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8 Things You Need To Know Before Hiring Your First Employee


Hiring your first employee is a bit of a rite of passage for start-ups. Many fledgling businesses consist of one person and their laptop, crammed into a small office space, and when you start thinking about hiring others to help out, it all becomes a lot more real. While the prospect of having someone to help with the workload is no doubt appealing, the thought of having to pay someone a salary and manage them can be quite anxiety-inducing for young entrepreneurs.

Here are some things to consider before you take that leap and post a job ad.

1. Your legal obligations.

If you’ve used freelancers in the past to work with you on projects, then you probably simply paid them an invoice at the end of the month. However, if you’re going to be employing someone, then you need to check your state’s legal requirements. There are a few steps you’ll need to take to become an employer, including getting an employer identification number (EIN), registering with your local labor department, and getting insurance.

Once you’ve chosen the person you want to hire, there’s a number of forms they’ll need to fill out to verify that they’re eligible to work in the USA and for tax purposes. You may want to invest in some All-In-One HR Software to keep track of these forms and ensure you keep the relevant information to hand. If there are any issues or disputes with employees down the line, then it helps to have kept organized documents from day one.

2. What you want them to do.

So, your business may be too much for you to handle at the moment, but what duties will you want taken off your hands? If it’s more of a general extra pair of hands around the office, then would hiring a temp be a better idea? You should clearly define what you expect from the person in the role and put together a job description. A good job description will include:

  • A job title – be honest about the kind of role if you want the right applicant
  • A clear list of job duties
  • A list of all the great benefits, from number of paid vacation days to any perks you plan to offer, such as free breakfasts
  • A brief description of your company and its goals – many candidates enjoy working for start-ups, so mention a little about your company’s history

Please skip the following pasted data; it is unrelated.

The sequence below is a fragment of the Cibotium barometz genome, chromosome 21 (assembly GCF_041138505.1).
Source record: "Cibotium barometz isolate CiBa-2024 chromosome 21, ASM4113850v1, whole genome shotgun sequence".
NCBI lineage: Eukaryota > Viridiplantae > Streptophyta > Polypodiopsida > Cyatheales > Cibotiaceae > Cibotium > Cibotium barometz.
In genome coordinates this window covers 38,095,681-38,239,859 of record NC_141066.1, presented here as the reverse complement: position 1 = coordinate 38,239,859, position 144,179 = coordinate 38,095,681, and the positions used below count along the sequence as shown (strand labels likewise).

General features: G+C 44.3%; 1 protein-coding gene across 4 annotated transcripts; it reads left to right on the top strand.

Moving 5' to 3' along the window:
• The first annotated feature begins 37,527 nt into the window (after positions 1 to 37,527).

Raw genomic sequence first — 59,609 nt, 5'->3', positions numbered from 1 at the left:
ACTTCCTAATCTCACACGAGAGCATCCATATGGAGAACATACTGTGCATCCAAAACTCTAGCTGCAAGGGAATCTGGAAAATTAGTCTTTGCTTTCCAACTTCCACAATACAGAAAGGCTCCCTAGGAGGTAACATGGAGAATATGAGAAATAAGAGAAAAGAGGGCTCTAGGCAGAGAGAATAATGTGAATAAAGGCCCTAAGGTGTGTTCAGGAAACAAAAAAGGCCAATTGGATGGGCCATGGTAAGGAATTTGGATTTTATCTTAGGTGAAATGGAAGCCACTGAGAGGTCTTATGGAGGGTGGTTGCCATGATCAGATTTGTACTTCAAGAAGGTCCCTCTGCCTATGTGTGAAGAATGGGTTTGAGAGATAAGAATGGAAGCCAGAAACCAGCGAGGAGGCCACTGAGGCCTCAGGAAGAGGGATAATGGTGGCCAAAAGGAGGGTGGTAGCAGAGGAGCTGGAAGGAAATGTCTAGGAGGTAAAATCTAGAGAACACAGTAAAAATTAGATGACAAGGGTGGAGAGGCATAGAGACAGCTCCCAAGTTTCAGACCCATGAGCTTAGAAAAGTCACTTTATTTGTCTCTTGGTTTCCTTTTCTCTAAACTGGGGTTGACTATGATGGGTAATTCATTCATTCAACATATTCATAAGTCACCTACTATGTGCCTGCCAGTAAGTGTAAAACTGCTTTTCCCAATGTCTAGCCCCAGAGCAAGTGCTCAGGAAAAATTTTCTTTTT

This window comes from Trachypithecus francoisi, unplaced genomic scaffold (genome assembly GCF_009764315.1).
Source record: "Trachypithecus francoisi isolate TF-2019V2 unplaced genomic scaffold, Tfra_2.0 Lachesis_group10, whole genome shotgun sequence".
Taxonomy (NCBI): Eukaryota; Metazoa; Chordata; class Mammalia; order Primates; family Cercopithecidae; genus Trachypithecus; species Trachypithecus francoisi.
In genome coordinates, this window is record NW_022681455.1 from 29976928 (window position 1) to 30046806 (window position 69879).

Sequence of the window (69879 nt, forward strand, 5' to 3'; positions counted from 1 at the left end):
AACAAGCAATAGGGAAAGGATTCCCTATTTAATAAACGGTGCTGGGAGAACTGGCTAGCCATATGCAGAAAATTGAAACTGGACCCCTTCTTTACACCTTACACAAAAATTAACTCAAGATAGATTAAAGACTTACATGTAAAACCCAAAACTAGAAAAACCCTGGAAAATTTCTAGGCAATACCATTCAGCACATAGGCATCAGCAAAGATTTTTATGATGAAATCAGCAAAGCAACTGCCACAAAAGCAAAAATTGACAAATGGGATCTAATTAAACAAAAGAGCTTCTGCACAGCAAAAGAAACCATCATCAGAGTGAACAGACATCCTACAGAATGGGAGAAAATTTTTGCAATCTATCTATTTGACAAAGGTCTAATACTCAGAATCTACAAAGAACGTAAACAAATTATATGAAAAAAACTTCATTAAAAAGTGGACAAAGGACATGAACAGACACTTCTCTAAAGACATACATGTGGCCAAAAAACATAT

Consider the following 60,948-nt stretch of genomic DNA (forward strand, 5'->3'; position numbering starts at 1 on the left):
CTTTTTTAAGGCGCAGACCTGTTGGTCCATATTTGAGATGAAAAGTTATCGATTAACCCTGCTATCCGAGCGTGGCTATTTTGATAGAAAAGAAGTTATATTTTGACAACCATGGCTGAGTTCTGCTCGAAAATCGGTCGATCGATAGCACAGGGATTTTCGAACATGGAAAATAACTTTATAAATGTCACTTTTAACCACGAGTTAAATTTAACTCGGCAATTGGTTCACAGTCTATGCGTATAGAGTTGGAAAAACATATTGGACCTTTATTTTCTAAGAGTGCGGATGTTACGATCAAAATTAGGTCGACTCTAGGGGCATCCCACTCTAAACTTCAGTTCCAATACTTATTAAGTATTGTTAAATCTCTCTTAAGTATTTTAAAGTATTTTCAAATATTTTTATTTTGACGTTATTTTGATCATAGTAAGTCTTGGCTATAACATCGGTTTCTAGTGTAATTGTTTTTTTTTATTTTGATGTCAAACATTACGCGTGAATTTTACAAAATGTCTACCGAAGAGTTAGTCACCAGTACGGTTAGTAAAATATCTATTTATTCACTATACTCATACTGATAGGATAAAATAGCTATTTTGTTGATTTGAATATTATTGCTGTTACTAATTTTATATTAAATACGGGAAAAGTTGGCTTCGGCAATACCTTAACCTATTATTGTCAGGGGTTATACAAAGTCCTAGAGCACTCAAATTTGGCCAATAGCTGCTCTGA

Writing a good job description will help you get the best candidates, and it’s also a good opportunity for you to think about where you need help and the kind of skills and traits your first employee will need to have.

3. Learn about OSHA compliance.

It’s important that, as an employer, you follow labor laws and are OSHA compliant. OSHA is the Occupational Safety and Health Administration, a government agency that sets certain standards to keep employees of private companies safe. Whether your new employee will be working in an office environment or with tools, you need to ensure your workplace meets OSHA standards, or you could face costly penalties. You should also familiarize yourself with any local labor laws that may be applicable to your state.

4. Ensure you have enough work for them.

While you may be rushed off your feet trying to get all your work finished, this doesn’t necessarily mean you need a full-time employee to help you out. Many people who run a start-up are perfectionists who tend to put a lot of work into every single task and even go above and beyond with tasks that don’t really need to be done. While you may think you could fill two roles with your work, you may just need to reorganize and streamline your own schedule.

Instead of hiring a full-time, permanent employee, consider:

  • Looking for temp workers for busy seasons – it costs more per hour to hire them, but you don’t have to worry about things like sick pay or vacation days
  • Working with a team of trusted freelancers – they’ll have more specific skill sets
  • Hiring someone who wants to be part-time at first, such as a college student who’s majoring in a relevant subject – once they graduate, you may decide to give them more hours